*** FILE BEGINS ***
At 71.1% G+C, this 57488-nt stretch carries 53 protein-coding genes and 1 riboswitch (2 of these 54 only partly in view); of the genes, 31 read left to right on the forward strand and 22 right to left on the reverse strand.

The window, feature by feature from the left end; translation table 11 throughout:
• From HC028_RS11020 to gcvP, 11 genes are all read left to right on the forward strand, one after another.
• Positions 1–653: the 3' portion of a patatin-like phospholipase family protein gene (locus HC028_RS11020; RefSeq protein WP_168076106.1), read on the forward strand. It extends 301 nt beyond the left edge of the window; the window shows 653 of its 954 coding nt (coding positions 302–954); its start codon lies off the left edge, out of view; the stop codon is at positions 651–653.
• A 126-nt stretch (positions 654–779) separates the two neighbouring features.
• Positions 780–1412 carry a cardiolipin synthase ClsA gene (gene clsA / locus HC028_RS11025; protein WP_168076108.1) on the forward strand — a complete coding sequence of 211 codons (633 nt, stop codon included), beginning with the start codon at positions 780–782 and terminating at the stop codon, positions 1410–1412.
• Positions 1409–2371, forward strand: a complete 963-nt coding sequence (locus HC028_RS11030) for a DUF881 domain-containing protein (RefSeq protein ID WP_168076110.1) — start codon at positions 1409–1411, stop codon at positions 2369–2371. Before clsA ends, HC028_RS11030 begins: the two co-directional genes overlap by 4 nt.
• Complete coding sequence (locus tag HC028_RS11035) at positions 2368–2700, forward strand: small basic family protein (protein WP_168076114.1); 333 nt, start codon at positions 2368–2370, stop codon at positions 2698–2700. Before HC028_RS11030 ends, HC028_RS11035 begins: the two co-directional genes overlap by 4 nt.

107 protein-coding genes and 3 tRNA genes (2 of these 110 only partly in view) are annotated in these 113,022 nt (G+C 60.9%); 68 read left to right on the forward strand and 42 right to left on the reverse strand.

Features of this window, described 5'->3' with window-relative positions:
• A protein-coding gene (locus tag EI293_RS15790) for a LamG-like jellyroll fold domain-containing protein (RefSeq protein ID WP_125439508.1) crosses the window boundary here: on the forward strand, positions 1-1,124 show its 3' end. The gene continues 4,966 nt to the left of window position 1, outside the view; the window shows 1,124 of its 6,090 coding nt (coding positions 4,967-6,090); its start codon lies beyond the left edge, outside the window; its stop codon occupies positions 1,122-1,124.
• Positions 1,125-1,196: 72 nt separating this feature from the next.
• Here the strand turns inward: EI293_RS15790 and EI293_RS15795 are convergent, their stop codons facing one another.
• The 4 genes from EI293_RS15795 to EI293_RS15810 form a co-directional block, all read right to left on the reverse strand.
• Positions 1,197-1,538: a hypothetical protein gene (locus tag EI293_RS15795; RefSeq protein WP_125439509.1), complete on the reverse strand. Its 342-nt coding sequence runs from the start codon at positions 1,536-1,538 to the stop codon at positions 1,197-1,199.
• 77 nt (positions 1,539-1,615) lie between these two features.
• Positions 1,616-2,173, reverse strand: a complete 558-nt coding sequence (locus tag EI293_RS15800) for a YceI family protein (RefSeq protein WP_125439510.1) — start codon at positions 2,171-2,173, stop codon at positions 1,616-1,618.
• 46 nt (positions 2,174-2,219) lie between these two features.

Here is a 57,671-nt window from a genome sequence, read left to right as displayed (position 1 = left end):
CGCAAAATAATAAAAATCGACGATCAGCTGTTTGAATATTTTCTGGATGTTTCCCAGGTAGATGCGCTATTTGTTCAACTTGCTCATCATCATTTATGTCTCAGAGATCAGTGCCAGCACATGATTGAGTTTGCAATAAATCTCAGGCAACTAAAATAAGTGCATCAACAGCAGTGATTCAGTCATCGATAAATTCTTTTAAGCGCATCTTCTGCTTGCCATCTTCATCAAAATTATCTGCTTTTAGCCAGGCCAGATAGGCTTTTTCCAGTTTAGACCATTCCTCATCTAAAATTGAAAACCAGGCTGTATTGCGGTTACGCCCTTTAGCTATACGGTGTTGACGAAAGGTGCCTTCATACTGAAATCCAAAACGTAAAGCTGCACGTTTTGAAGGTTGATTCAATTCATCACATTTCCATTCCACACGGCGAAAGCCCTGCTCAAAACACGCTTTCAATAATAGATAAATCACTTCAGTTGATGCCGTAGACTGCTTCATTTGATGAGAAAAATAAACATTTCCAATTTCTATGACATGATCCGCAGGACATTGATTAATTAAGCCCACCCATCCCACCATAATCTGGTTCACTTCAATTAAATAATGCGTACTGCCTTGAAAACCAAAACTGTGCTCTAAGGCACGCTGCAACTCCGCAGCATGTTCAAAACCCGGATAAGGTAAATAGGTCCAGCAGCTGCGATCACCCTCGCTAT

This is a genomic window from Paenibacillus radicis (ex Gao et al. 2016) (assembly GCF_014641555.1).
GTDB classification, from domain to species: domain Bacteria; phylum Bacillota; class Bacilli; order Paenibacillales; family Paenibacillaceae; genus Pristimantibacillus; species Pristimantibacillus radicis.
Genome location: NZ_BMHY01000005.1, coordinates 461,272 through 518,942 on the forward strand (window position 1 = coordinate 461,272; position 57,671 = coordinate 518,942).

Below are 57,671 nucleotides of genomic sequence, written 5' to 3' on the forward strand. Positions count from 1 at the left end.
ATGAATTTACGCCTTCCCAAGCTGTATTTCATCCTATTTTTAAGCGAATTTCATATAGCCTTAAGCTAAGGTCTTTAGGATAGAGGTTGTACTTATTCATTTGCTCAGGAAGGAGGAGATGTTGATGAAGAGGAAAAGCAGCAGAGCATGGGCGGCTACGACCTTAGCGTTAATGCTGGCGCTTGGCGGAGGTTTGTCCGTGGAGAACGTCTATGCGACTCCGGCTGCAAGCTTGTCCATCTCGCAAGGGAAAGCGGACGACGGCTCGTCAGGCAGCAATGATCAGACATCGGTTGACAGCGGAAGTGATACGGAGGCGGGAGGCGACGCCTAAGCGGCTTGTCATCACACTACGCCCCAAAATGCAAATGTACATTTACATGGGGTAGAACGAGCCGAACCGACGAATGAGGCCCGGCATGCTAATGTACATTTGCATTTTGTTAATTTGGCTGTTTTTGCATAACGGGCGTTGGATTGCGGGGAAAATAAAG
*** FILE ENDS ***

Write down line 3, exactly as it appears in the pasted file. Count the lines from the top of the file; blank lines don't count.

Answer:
• From HC028_RS11020 to gcvP, 11 genes are all read left to right on the forward strand, one after another.